- If the bear has not seen you, stay calm and slowly move away, making noise so the bear knows you are there. Never get between a mother bear and her cubs.
If you visit or live in cougar country, here are some ways to protect yourself, your family and your pets from cougars and other large predators:
- Do not let your pets roam around outside. Bring them in at night. If you keep pets outside, provide a kennel with a secure top. Do not feed pets outside where the food can attract cougars or other smaller animals that cougars prey upon. Store and dispose of all garbage securely.\
- Closely supervise small children. Make sure they are home before dusk and not outside before dawn. Make lots of noise if you come or go during times when cougars are most active — dusk to dawn. Teach your children about cougars and what they should do if they encounter one.
- Place all livestock in enclosed sheds or barns at night. Close the doors to all outbuildings so that an inquisitive cougar is prevented from going inside to look around.
- Do not feed wildlife. Use native plants, not non-natives, so as to not attract deer, which are the primary prey of cougars. Remember, predators follow prey.
- Landscape or remove vegetation to eliminate hiding cover for cougars, especially around areas where children play. Make it difficult for a cougar to approach unseen.
- Install outdoor lighting, especially in areas where you walk, so you can see a cougar if one were present.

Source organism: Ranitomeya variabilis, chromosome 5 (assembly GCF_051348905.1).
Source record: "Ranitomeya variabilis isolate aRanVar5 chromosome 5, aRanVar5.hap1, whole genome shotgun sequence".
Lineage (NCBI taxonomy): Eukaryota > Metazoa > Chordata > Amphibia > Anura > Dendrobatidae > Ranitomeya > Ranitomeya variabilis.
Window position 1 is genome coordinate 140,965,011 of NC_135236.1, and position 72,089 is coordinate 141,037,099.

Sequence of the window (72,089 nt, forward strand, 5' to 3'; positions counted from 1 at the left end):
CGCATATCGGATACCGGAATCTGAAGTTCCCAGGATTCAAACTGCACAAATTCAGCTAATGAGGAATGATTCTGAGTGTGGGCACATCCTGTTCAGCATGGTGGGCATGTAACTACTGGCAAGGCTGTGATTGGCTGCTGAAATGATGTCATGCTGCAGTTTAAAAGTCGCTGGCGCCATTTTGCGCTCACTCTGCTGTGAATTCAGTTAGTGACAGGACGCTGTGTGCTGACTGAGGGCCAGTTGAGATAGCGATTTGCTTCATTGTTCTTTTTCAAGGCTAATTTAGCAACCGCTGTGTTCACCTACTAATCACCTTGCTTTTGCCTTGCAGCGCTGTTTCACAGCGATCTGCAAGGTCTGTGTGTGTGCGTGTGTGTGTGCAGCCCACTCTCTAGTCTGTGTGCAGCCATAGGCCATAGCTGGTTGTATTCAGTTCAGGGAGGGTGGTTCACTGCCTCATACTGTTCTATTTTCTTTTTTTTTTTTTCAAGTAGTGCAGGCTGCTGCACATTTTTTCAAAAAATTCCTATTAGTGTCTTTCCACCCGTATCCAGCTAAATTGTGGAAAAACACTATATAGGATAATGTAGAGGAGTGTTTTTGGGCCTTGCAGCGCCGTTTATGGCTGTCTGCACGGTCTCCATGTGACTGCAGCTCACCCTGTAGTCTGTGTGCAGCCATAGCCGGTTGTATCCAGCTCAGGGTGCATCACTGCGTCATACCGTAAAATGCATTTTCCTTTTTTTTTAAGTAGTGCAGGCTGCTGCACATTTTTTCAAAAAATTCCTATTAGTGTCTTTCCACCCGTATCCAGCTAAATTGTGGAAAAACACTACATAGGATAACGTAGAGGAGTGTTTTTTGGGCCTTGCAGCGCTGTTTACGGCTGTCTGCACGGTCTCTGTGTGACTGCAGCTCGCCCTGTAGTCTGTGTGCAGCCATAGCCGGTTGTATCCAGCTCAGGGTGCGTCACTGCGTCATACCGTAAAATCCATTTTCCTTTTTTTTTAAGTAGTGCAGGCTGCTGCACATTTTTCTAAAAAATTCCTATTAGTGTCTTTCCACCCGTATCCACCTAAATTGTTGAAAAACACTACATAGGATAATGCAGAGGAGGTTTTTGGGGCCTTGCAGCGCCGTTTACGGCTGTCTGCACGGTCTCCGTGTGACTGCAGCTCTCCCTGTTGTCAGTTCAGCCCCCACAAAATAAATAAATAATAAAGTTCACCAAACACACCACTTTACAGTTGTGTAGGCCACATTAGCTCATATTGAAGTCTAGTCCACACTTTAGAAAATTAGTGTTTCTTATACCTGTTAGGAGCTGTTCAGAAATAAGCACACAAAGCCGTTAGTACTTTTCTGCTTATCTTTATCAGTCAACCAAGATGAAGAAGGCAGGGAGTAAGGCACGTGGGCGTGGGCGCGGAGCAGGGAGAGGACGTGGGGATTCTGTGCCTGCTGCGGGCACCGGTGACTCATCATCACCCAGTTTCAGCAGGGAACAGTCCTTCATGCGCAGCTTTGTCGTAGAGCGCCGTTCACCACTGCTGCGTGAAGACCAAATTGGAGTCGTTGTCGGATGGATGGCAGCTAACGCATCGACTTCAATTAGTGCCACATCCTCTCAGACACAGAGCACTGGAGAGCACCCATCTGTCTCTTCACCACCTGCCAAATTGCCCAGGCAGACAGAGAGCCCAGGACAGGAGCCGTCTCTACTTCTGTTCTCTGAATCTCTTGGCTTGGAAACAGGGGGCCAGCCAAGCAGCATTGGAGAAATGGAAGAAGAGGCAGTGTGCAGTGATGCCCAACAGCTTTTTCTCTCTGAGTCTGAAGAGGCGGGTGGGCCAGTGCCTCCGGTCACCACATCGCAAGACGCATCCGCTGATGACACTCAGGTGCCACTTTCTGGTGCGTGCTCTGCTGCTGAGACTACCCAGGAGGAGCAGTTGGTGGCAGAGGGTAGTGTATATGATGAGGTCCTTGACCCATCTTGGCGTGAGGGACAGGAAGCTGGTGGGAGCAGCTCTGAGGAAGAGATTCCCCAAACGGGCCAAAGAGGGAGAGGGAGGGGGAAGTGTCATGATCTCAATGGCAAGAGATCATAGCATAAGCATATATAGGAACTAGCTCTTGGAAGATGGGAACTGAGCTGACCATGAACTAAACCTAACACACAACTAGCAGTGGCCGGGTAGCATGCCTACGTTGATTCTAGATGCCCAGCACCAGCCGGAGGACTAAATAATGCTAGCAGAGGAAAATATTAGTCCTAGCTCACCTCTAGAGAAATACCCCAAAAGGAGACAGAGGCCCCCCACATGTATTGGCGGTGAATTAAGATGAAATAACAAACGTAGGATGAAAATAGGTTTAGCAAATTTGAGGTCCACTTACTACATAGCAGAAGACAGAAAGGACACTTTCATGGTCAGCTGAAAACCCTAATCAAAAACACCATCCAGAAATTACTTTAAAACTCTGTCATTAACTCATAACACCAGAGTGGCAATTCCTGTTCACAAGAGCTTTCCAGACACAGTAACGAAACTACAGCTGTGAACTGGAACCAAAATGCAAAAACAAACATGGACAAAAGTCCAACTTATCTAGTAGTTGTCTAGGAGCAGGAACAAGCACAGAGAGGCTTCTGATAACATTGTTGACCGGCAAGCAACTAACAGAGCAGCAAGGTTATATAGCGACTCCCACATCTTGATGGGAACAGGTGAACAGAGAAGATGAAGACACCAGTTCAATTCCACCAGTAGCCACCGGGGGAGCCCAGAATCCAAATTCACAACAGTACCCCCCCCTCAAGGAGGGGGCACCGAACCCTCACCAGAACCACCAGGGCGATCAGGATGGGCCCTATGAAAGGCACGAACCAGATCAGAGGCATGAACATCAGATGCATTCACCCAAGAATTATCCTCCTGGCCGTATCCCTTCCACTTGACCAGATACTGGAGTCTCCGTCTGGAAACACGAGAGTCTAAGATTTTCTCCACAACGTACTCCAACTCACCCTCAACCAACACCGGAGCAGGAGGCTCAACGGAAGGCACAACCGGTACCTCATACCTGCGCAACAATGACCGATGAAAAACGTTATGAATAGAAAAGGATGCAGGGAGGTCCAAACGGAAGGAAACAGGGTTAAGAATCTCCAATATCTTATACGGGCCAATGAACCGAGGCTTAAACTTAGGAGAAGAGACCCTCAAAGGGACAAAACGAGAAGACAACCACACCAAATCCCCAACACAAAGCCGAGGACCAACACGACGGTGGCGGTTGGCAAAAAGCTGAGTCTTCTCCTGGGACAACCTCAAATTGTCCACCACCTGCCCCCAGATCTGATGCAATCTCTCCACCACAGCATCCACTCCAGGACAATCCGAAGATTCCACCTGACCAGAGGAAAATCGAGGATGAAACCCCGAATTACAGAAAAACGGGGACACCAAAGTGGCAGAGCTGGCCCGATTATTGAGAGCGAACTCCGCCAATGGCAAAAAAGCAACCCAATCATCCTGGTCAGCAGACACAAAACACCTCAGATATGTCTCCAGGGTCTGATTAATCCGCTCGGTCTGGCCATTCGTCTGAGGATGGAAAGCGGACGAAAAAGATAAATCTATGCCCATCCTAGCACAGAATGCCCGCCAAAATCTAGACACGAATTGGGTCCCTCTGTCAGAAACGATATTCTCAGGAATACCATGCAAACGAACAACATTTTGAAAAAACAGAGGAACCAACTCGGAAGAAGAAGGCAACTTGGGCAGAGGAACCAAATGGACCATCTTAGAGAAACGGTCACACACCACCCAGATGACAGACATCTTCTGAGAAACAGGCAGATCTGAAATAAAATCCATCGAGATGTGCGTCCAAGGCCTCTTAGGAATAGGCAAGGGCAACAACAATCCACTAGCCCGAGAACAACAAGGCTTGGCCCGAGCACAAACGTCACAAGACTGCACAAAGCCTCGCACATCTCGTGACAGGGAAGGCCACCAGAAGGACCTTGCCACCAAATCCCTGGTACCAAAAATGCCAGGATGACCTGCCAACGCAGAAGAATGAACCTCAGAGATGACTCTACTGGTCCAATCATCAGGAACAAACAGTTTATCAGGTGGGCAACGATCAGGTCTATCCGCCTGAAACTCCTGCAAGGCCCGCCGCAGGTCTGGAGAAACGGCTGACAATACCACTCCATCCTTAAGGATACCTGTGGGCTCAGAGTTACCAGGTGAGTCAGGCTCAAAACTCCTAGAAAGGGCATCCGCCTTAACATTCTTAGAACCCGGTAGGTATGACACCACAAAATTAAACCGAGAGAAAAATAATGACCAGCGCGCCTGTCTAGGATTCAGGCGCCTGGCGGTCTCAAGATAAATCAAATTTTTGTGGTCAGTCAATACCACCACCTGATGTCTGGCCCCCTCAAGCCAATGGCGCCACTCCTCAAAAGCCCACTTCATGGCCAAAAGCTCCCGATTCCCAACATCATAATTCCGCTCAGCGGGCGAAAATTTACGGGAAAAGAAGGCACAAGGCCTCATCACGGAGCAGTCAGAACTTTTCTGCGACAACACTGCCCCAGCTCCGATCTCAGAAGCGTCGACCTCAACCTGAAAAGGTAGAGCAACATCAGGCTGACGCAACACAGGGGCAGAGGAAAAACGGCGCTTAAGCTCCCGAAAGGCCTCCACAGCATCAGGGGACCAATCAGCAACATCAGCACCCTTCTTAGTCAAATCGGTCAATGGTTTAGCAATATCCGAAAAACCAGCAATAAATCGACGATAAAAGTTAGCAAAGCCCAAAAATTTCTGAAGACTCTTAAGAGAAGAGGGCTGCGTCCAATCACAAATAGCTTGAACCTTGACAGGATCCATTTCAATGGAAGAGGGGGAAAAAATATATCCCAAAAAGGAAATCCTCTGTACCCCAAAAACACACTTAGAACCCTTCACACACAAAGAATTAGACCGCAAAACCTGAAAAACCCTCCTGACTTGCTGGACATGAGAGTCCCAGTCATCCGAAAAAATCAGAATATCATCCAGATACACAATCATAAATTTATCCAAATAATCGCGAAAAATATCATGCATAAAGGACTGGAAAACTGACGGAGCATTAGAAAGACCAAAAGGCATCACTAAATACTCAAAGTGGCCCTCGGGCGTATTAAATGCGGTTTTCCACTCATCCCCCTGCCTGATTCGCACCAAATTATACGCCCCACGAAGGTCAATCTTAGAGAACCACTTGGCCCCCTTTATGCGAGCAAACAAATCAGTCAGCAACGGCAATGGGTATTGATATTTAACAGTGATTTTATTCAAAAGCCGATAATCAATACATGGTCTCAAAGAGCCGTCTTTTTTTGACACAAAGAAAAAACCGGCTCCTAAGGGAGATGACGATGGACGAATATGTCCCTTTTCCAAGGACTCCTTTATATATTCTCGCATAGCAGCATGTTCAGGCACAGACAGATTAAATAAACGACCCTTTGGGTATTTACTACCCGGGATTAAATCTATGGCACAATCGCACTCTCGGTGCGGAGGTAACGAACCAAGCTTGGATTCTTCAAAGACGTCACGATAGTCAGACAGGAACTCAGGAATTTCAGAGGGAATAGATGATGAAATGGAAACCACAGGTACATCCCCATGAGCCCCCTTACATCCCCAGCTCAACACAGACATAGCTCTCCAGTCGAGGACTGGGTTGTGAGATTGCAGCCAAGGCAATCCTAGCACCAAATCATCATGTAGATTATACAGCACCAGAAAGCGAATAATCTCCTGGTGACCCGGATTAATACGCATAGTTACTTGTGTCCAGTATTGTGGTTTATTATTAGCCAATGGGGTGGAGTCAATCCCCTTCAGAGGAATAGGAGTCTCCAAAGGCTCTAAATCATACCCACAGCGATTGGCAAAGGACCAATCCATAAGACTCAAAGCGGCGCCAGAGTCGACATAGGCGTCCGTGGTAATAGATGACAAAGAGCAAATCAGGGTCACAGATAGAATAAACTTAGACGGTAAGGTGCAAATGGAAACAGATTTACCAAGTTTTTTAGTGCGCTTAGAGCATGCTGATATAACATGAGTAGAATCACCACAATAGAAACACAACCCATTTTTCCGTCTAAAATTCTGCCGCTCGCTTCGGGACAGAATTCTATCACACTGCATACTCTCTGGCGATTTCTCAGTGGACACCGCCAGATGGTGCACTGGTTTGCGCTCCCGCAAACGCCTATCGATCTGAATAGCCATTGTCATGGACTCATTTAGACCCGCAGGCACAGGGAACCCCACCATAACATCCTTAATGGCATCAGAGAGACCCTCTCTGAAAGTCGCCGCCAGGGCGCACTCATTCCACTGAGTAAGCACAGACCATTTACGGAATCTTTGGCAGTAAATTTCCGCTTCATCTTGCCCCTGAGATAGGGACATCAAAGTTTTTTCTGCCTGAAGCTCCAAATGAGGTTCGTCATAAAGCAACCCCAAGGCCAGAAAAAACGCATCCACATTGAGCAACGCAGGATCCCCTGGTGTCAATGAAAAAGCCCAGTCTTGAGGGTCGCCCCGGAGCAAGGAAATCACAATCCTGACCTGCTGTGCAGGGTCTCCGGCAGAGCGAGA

- Close off open spaces below porches or decks.
Cougar encounters and attacks are extremely rare, but if you do encounter a cougar in the wild or in town:
- Do not run from a cougar as fleeing behavior may trigger the instinct of the cougar to attack. Stay calm and talk to it firmly. Slowly back away slowly if you can do so safely.
- Immediately pick up all children off the ground and tell them to stay calm.
- Face the cougar — do not turn your back — remain in an upright position and look as large as possible (raise your arms, open up your coat, if you’re wearing one).
- Carry a walking stick and use it to defend yourself by keeping it between you and the cougar. If the cougar approaches closer or behaves aggressively, arm yourself with the stick, throw rocks or sticks at the cougar, and speak louder and more firmly to the cougar. Convince the cougar you are dominant and a danger to it.
- Fight back if a cougar attacks you. Use any possible object within reach as a weapon, such as rocks, sticks, jackets, a backpack or your bare hands. Cougars have been driven away by prey that fights back. Stay standing and if you fall down try to get back up on your feet.
- If you have an encounter with a bear or cougar or an attack occurs, please contact the Department at (505) 476-8000 during regular business hours, or your local sheriff’s or police department if you feel you are in danger.
For more information about cougars and living around large predators, please visit the Department Web site and check out the publication, Living with Large Predators in New Mexico.